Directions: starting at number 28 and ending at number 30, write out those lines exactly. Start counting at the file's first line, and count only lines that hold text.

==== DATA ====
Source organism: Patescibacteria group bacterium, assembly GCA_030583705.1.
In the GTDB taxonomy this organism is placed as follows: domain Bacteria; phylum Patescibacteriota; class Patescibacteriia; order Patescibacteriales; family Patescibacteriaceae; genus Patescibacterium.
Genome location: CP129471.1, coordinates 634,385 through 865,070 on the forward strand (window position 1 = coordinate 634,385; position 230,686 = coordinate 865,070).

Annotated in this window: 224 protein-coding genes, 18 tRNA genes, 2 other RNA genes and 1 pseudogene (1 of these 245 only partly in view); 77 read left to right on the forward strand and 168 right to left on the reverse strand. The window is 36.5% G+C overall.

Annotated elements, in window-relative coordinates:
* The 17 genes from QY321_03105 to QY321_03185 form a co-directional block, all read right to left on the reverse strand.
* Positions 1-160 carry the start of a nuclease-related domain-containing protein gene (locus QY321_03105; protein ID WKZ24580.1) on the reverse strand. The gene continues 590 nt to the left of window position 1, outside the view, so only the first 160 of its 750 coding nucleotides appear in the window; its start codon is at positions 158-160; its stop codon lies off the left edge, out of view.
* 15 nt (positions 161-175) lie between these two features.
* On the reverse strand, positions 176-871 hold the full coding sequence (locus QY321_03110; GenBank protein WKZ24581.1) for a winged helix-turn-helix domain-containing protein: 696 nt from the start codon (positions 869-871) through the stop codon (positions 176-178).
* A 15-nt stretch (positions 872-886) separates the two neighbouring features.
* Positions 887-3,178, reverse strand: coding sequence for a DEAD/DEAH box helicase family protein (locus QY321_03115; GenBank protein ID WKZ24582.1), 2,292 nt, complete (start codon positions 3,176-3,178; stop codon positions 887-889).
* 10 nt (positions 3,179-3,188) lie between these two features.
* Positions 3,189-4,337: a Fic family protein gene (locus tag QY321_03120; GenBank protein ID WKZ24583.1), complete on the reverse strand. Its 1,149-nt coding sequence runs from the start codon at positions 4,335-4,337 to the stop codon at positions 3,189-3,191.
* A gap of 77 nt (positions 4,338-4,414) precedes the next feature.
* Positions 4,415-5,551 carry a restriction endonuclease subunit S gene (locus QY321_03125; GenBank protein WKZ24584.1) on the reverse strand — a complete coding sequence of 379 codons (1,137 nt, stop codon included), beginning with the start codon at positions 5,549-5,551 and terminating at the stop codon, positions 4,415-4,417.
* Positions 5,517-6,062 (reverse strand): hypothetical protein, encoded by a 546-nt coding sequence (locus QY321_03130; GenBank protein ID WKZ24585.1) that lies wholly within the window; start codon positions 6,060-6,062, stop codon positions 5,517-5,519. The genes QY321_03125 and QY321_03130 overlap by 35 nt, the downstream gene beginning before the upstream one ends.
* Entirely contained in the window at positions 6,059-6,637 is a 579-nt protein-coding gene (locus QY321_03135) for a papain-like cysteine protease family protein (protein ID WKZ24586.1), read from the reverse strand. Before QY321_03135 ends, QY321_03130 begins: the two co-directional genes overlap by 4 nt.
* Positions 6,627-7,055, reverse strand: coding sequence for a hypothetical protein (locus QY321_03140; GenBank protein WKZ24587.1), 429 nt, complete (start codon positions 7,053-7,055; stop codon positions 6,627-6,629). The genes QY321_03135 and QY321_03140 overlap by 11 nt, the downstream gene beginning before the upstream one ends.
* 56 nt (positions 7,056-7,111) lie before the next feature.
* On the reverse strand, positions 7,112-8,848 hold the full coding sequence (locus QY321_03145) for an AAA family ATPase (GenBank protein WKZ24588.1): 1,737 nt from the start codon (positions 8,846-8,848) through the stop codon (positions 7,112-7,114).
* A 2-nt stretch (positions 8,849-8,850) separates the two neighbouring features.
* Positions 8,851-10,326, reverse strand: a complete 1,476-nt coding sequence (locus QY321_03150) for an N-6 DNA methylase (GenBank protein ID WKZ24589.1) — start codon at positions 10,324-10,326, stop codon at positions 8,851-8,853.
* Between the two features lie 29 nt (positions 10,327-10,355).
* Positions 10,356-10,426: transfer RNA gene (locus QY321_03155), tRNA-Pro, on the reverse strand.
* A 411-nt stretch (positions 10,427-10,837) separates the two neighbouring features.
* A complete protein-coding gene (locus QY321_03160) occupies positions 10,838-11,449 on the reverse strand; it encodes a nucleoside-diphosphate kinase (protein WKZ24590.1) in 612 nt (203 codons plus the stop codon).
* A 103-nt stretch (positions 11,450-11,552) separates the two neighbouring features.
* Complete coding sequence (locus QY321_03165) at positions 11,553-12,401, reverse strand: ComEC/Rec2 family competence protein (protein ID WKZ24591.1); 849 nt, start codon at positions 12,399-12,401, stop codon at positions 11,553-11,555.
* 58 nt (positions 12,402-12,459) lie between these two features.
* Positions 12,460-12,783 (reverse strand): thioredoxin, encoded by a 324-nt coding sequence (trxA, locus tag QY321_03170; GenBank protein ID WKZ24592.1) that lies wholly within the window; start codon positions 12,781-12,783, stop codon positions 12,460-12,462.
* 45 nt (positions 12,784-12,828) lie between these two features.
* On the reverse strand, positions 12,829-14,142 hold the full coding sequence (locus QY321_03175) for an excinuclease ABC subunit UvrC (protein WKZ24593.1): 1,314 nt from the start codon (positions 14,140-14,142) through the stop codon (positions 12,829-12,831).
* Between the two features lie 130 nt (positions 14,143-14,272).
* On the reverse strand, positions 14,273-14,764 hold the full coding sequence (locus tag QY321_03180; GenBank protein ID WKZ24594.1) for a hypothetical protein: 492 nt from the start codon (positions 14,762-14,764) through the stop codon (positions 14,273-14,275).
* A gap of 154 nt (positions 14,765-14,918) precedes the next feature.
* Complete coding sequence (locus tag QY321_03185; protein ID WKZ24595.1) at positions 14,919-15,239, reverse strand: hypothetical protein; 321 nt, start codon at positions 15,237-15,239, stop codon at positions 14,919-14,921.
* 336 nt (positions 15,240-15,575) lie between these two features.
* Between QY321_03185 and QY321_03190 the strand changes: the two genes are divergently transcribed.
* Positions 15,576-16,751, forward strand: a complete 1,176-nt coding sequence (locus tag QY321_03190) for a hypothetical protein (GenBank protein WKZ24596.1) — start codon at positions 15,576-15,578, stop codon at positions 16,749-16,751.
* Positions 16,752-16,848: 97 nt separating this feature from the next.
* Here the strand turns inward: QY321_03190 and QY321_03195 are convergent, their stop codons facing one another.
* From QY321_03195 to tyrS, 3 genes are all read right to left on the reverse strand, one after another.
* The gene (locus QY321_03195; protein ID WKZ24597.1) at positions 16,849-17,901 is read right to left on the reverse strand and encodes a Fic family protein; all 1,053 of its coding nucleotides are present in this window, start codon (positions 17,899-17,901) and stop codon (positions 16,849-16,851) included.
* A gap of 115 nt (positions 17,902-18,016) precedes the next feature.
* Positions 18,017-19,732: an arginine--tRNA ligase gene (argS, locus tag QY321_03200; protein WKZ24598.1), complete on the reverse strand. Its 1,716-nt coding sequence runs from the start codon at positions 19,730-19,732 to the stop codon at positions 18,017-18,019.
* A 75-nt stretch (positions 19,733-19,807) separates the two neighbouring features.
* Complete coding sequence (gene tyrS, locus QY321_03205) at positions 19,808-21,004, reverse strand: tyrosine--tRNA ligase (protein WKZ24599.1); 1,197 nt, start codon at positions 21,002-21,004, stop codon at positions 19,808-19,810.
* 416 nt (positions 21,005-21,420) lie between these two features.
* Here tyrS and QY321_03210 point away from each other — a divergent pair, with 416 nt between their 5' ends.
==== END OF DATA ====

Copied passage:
* Complete coding sequence (locus QY321_03165) at positions 11,553-12,401, reverse strand: ComEC/Rec2 family competence protein (protein ID WKZ24591.1); 849 nt, start codon at positions 12,399-12,401, stop codon at positions 11,553-11,555.
* 58 nt (positions 12,402-12,459) lie between these two features.
* Positions 12,460-12,783 (reverse strand): thioredoxin, encoded by a 324-nt coding sequence (trxA, locus tag QY321_03170; GenBank protein ID WKZ24592.1) that lies wholly within the window; start codon positions 12,781-12,783, stop codon positions 12,460-12,462.